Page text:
thespike at satx.rr.com
Sat Jul 3 17:52:16 UTC 2010
On 7/3/2010 10:50 AM, John Clark wrote:
> I have no idea what you mean by "bias factors". These people payed their
> dollar, made their guess, and then they either won or they did not.
This is depressing. You admit you don't have any idea what I'm saying,
but you know it's wrong anyway.
Humans can't make random guesses. We don't feel right repeating the same
number in a sequence of numbers, for example, yet we do cling to favored
numbers on separate occasions. People often feel some numbers are
"lucky" and others aren't. When we place bets on an array of numbers
from, say, 1 through 50, we tend to choose numbers in the range 1-31,
since those contain the birthdays of people we love. And so on. This is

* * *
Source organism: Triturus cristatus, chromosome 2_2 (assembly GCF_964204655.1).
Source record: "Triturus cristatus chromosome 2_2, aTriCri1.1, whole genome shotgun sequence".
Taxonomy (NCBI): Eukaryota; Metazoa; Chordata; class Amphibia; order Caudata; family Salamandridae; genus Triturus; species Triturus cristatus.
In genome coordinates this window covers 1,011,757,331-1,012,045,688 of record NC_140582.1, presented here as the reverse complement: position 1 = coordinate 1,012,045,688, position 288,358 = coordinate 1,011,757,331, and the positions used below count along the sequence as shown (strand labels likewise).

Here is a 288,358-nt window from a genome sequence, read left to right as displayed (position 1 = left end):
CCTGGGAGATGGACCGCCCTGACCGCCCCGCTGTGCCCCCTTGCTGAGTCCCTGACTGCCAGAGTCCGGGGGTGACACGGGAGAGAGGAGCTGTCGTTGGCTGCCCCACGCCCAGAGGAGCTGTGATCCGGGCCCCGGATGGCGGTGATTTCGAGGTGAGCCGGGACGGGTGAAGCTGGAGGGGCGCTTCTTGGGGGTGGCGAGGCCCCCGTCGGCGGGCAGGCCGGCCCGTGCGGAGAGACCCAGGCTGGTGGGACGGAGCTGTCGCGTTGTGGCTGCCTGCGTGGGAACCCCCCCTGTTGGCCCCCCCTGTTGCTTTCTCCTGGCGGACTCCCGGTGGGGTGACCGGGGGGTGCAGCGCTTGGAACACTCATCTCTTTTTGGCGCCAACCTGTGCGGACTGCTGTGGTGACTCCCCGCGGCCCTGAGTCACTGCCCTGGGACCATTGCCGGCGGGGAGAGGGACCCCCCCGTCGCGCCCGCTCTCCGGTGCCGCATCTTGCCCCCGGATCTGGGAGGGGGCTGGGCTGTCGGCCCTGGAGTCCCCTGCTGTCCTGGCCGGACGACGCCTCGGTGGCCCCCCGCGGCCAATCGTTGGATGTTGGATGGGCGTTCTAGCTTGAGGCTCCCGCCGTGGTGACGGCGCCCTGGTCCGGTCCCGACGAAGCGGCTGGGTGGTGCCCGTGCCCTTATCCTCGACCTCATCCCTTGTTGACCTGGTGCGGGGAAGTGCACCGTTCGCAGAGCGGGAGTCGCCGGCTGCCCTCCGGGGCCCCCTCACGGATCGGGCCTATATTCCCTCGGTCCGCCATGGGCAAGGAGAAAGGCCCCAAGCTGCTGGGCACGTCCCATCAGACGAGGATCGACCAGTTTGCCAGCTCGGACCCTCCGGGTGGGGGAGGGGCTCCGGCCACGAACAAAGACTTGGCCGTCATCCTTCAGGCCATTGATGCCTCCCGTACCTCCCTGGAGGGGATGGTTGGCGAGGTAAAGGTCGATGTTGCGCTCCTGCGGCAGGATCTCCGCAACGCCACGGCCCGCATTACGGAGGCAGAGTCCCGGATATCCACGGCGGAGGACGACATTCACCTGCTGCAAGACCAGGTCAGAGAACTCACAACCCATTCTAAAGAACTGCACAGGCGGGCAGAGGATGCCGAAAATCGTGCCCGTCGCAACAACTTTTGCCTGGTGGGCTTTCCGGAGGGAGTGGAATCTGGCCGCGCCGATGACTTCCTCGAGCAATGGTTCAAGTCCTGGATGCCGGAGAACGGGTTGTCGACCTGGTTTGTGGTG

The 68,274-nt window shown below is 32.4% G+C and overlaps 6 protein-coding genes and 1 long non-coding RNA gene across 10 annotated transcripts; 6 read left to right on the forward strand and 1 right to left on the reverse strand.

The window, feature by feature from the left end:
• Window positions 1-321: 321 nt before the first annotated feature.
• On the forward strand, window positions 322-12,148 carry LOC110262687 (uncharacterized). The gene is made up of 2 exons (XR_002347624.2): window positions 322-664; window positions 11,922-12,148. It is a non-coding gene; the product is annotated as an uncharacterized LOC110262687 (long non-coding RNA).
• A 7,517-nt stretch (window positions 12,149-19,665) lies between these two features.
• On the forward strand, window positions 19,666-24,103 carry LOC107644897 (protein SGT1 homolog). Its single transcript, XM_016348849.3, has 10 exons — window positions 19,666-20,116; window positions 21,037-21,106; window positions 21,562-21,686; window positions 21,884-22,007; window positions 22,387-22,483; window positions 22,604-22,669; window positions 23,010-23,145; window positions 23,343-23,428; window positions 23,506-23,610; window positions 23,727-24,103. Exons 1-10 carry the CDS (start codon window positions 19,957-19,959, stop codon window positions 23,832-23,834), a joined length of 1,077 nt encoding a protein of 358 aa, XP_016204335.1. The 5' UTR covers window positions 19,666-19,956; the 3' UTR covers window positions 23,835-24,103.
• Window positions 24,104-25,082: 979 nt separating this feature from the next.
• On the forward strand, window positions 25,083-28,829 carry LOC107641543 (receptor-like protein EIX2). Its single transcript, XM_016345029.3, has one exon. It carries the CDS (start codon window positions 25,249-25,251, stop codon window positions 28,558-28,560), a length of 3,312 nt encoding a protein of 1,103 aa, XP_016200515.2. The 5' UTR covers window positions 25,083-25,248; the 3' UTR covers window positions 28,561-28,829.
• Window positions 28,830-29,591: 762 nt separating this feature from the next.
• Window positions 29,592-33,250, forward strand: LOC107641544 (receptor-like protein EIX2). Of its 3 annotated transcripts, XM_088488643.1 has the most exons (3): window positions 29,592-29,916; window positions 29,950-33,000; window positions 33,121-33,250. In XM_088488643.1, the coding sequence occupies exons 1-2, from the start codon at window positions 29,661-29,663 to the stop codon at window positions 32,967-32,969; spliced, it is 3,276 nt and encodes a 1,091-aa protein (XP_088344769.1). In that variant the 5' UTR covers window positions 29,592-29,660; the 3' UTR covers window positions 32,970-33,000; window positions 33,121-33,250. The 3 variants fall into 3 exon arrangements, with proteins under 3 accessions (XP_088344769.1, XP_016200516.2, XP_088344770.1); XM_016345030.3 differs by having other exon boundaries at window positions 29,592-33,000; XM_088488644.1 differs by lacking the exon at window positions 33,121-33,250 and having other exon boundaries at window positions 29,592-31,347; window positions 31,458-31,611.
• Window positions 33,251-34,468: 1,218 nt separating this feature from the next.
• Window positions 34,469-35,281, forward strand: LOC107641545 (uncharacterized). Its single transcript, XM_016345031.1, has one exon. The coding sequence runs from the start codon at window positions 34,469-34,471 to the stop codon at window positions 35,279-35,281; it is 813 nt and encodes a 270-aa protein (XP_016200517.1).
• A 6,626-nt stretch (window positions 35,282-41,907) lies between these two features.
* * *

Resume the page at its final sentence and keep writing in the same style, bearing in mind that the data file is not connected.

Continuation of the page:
If you want to see the collective effect of such biases, take a look at
the normalized scale I posted yesterday from one Lotto draw. These core
preference factors are quite stable over time, but they do jitter about
some. This jitter is part of what I referred to as the noise floor. It
can be countered by averaging many draws. It is not easy to obtain this
fine-grained detailed from lotteries. (Number of winners is too
Most parapsychological studies are far simpler and more controlled than
lottery behavior, so a weak effect is easier to identify. This is a key
part of the process known as "scientific method," most people on this
list have heard of it.
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